It’s no secret that religious persecution, particularly of Christians, has been a problem in the Middle East. It’s also been hard to find any Muslim authorities that were taking steps to curb the persecution.
That is, until now.
Toward the end of January, hundreds of Islamic religious leaders, scholars, and heads of state gathered for the sole purpose of affirming tolerance in the Muslim community. The gathering was held in Marrakesh, Morocco. And it was sponsored by the government of Morocco. Which is amazing in and of itself.
The result of this gathering is being called “The Marrakesh Declaration.” It’s a 750 word statement calling for the Muslim world to accept religious freedom and treat non-Muslims with dignity. You can read the whole declaration here.
What fascinates me is A) this is happening, B) the basis for the Marrakesh Declaration, and C) the diversity of religions present at the summit. But ultimately, this is a win for religious minorities, especially Christians in the Middle East. The question is, should Christians welcome this or be slightly skeptical?
Let’s face it, the history between Islam and Christianity hasn’t been sunshine and roses. You’ve got the Crusades, overrunning of the holy lands (and the indigenous Christians that lived there), oppression under both Muslim and Christian kingdoms, etc. Our relationship with Islam is pretty depressing. But that’s the past. For the most part.
Yes, atrocities still occur in the Middle East. Christians are still routinely persecuted by Muslims. The hurt is real. The reformation, however, is also real.
I’m no Islamic scholar, nor do I profess to know what it takes to create an Islamic reformation. But look at the Marrakesh Declaration and you can’t happen to see a flowering Islamic reformation. Take this section of the declaration for example…
“…we hereby: Call upon Muslim scholars and intellectuals around the world to develop a jurisprudence of the concept of “citizenship” which is inclusive of diverse groups. Such jurisprudence shall be rooted in Islamic tradition and principles and mindful of global changes.”
They’re pushing tolerance of religious minorities through the proper channels. The proper Islamic channels, that is. The foundation for this declaration is Muhammad’s Charter of Medina. The declaration claims that the charter is not only a suitable guide for Muslim countries to follow but that it aligns with global human rights (i.e. The United Nations).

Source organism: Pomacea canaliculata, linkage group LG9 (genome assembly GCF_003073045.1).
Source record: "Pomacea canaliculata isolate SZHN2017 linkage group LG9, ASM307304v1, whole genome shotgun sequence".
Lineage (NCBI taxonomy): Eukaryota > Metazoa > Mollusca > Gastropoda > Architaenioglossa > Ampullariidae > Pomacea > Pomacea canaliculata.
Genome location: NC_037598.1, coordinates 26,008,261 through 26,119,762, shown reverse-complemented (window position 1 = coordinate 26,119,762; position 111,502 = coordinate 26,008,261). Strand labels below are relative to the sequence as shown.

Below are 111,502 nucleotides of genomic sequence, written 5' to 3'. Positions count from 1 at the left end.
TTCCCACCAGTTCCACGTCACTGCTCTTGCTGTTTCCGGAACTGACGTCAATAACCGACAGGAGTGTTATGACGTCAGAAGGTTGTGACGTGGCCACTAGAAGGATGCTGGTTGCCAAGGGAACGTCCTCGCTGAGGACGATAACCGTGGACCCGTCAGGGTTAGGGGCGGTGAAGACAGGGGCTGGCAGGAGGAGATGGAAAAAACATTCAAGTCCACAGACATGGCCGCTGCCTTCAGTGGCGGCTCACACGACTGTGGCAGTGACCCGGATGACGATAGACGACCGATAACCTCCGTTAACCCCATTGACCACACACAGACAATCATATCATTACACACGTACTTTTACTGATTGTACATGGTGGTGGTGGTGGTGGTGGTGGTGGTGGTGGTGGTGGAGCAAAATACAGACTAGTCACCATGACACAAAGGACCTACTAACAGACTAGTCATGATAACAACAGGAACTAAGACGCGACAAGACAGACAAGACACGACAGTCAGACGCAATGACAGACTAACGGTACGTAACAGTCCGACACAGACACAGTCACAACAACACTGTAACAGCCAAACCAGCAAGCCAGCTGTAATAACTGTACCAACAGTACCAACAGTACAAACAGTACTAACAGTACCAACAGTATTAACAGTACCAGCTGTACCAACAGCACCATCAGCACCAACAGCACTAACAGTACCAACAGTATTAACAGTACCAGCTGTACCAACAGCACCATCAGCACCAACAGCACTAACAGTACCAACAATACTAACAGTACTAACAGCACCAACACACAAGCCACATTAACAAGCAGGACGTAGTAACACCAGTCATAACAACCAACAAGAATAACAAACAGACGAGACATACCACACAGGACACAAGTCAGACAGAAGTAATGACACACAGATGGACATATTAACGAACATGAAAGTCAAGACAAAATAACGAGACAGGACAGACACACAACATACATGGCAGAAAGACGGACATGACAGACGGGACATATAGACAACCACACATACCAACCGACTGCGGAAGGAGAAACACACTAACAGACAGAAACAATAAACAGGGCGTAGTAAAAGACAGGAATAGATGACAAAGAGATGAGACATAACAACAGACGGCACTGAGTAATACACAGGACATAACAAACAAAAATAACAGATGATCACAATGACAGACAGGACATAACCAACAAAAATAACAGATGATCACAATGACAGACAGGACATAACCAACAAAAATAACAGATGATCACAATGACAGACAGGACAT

Whether that’s true or not is up to debate. But the fact is, Muslim scholars and religious leaders are using Islamic codes to justify their “reforms.” I would argue it’s what Martin Luther did. The Christian reformation was not one of adding new theology. It was a reinterpretation. Think of the Marrakesh Declaration as a reinterpretation.
If you want to reform Islam, you have to be open to reinterpretation. You have to use familiar artifacts and theology that Muslims will accept. The Charter of Medina was written by Muhammad. It’s part of Islamic history. Therefore it’s the building block for reform.
For the cynical Christian, it might seem like just words. That’s fair. It’s not like the Muslim faith has done a great deal to counter persecution. But everything needs a starting point. This summit is that starting point.
What’s encouraging is that Muslims weren’t alone at this conference. Christians, Jews, and Sikhs were invited to attend, and many did. They wanted a diverse group. That says a lot.
It’s something we, as Christians can get behind, not to mention should get behind. We can’t complain about the persecution in the Middle East without trying to help those willing to fix it.